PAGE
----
The Washington Times - December 12, 2012, 03:45PM

Washington Nationals manager Davey Johnson was at his charismatic best Wednesday afternoon at the Washington Hilton Hotel when he was honored by the D.C. Chamber of Commerce with the Hometown Hero award.

Johnson, who was joined by his wife Susan for the luncheon, glad-handed, signed autographs and posed for pictures as he and his 98-win team were feted by the District. The award was given to Johnson for being “integral to the success of D.C.’s baseball franchise, (the impact of which) has been felt by the District residents, businesses and fans alike.”

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Johnson, of course, may just remember it as the trip that he forgot to pack his wife’s clothes and therefore got to support D.C. businesses a little more than he’d planned.

“Every time I look at this award I’m going to think about how much it cost me,” Johnson quipped as he accepted the award and explained his packing mistake. Susan had met him in D.C. from New York and Johnson, who’d come from their home in Florida, been charged with bringing her attire for the function. He forgot.

“So, Chamber fans,” he continued, “A lot of stores got some of my money today.”

Once the jokes were out of the way, Johnson thanked the Chamber for the award (though he added later that “Really, the guys on the field do it,”) and he did his best to pump the crowd up for the 2013 Nationals season, now just three-and-a-half months away.

“If you think this last year was a good year, let me tell you something: we have a higher ceiling,” Johnson said. “Next year is going to be my last year and Im going out with my fourth World Series ring.”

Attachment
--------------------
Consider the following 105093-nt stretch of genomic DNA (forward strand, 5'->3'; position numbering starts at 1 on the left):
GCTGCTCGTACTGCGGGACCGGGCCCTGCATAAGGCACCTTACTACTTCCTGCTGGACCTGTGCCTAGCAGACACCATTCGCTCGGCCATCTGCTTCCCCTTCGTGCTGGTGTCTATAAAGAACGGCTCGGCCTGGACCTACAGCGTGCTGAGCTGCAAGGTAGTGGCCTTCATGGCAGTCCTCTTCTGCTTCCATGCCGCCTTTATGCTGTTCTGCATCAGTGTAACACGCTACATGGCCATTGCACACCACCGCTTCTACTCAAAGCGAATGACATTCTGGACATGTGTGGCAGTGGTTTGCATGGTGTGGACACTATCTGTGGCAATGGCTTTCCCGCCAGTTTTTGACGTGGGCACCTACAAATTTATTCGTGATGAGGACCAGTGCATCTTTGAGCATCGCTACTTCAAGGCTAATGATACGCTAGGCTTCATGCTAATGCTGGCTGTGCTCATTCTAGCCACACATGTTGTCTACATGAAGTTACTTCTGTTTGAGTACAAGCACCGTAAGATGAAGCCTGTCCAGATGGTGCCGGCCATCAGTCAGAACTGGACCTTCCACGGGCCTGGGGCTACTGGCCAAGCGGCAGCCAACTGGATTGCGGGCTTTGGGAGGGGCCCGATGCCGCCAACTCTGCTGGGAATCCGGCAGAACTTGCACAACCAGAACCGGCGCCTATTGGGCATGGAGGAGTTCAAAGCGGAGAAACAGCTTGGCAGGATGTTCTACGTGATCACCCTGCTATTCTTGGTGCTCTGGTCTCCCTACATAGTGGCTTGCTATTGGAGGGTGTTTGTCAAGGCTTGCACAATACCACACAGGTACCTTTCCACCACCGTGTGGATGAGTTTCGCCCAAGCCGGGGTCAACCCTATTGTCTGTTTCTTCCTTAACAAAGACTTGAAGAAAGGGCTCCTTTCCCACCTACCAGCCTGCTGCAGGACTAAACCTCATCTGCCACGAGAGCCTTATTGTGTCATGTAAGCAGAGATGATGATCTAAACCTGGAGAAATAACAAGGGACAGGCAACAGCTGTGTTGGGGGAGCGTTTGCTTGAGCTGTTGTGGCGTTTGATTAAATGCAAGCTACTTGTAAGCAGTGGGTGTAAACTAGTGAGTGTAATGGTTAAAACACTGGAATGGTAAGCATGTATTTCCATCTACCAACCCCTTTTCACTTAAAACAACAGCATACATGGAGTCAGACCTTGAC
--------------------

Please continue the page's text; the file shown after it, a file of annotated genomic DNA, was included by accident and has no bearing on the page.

And if he hadn’t made his feelings on the topic clear to this point, one of the final pieces of the puzzle for Johnson to have the team he feels best equipped to get that ring for him is first baseman Adam LaRoche. Johnson’s recruiting push for LaRoche to return to the Nationals has been well documented, and the Nationals felt optimistic when they left the winter meetings last week that they could work something out.

But the Nationals appear to be holding firm on their two-year offer and LaRoche is still looking for a potential three-year commitment. While there wasn’t much new to report Wednesday, Johnson did reiterate he’s hoping things will be wrapped up by Christmas, now just 13 days away.

“I thought there was some positive signs from (Nationals general manager Mike Rizzo) that he thought we could get something done prior to Christmas,” Johnson said. “Adam knows we want him back. I don’t know what the status is.”

Johnson did note one possibility for the holdup: With left-handed outfielder Josh Hamilton still unsigned, LaRoche could be viewed as a fallback plan for a team that does not end up with his left-handed power. Say that team were Texas, for example (and hypothetically speaking only). Perhaps they might turn their eyes toward LaRoche and consider a three-year deal. Their position as contenders may entice LaRoche and give him a little bit of leverage in talks with the Nationals. 

The negotiations languishing also holds up other potential moves the Nationals could make, even minor ones.

Whether or not they get LaRoche back into the fold would obviously affect any trade involving Michael Morse and a possible route to replenish some of their young starting pitching in the minor leagues.

But even something as simple as possibly bringing back veteran utility man Mark DeRosa could be tied to LaRoche. The Nationals don’t have a whole lot of room on their bench to accommodate someone like DeRosa, but if LaRoche does not re-sign, perhaps they could find the room for the veteran voice and presence (not to mention infield insurance) that he brings. If they do re-sign LaRoche, he certainly fills that role nicely, along with guys like Jayson Werth, Ryan Zimmerman, Chad Tracy, Dan Haren and the like. 

Johnson is still hoping that by Christmas they’ll have things sorted out.

“I’ve seen guys hold out, which I don’t understand,” Johnson said, though acknowledging the difficult decision that lies before LaRoche. “I would want to know where I was going. He’s probably just off hunting somewhere, riding a horse somewhere. I’ll keep reading the clips, keep looking for that big (headline).”